A team of IQC researchers led by faculty member Adam Wei Tsen and postdoctoral fellow Hyun Ho Kim, in collaboration with the Renmin University of China, demonstrated an electronic device with an extremely large response to a magnetic field by using a combination of two-dimensional quantum materials. The size of this effect was unexpected, and may provide avenues for further development of quantum technologies.
Quantum materials have exotic properties that can help build novel devices. Two-dimensional (2D) materials are a case in point: they are only a few atoms thick and often exhibit different properties than their 3D counterparts.
“Imagine stripping individual compounds down to the single layer limit, and then artificially recombining them to form heterostructures,” said Tsen. “These are new material systems that cannot be directly grown. When you put together different materials like this, new physical phenomena can emerge.”
The researchers observed a one million percent tunnel magnetoresistance in a device called a magnetic tunnel junction made with chromium tri-iodide (CrI3), graphene, and boron nitride. “At first, we just wanted to understand the magnetic properties of CrI3, which is what this device geometry would let us do,” said Tsen, also a professor in the Department of Chemistry in the Faculty of Science. “When we applied a small magnetic field, we saw a huge change in device resistance, and so we decided that this was something worth investigating.”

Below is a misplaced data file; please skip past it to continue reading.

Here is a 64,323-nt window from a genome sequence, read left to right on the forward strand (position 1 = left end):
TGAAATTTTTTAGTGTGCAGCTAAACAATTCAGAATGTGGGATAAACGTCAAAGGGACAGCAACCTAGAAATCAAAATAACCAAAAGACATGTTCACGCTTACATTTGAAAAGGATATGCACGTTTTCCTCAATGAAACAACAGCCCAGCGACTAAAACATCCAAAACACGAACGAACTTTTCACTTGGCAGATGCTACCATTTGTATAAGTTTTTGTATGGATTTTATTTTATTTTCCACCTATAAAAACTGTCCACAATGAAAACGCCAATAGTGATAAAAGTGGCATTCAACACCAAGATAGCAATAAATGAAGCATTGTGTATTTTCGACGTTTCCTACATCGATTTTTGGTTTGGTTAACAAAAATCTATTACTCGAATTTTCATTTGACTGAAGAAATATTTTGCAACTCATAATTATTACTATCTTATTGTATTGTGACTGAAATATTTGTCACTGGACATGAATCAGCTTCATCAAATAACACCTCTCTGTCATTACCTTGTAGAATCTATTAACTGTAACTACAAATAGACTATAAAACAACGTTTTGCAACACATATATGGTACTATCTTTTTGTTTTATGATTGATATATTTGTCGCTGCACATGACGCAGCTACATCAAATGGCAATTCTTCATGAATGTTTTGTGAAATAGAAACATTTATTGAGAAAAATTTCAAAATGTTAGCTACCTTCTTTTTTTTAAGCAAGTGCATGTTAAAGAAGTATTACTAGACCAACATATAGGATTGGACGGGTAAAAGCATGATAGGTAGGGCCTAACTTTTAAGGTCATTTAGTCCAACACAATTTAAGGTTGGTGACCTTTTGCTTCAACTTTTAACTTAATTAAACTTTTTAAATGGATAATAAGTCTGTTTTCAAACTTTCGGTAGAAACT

Magnetic tunnel junctions typically consist of two ferromagnets (inherently, strongly magnetic metals) separated by a thin layer of insulator. When a voltage is applied across the junction, electrons can actually tunnel through the ultra-thin insulator, thanks to quantum mechanics. Switching between parallel and antiparallel magnetizations in the ferromagnets changes electrical resistance in the insulator from low to high. This is tunneling magnetoresistance.
Magnetic tunnel junctions are used in magnetoresistance random access memory (MRAM). By assigning a 0 and a 1 to the high and low resistance states, MRAM can be used as both computer storage and memory.
Interested in what would happen if the semiconductor itself was layered and magnetic, the researchers made the magnetic tunnel junction by manually placing 2D layers of the magnetic semiconductor CrI3 between graphene electrodes. When a voltage was applied across the tunnel junction, electrons quantum-tunneled through the thin layer of CrI3.
In a low-temperature environment, the team then introduced a magnetic field. That is when something interesting happened: the electric current passing through the junction increased by one million percent.
Coupling between layers of 2D CrI3 is, unlike with its 3D counterpart, antiferromagnetic: each layer has an opposite spin to the one above and below it. This creates a high barrier to electron tunneling. When the researchers introduced a magnetic field, it aligned the spins of each layer, which reduced the tunnel barrier and allowed for a dramatically reduced electrical resistance of the semiconductor.
The researchers observed magnetoresistance several orders of magnitude larger than that of current tunnel junctions used in commercially available MRAM. The observation of this sizable magnetoresistance and fine spin control opens up a path for further research with this quantum material that could lead to advances in spintronics.
The paper, One Million Percent Tunnel Magnetoresistance in a Magnetic van der Waals Heterostructure, appeared in Nano Letters.
This research was undertaken thanks in part to funding from the Canada First Research Excellence Fund.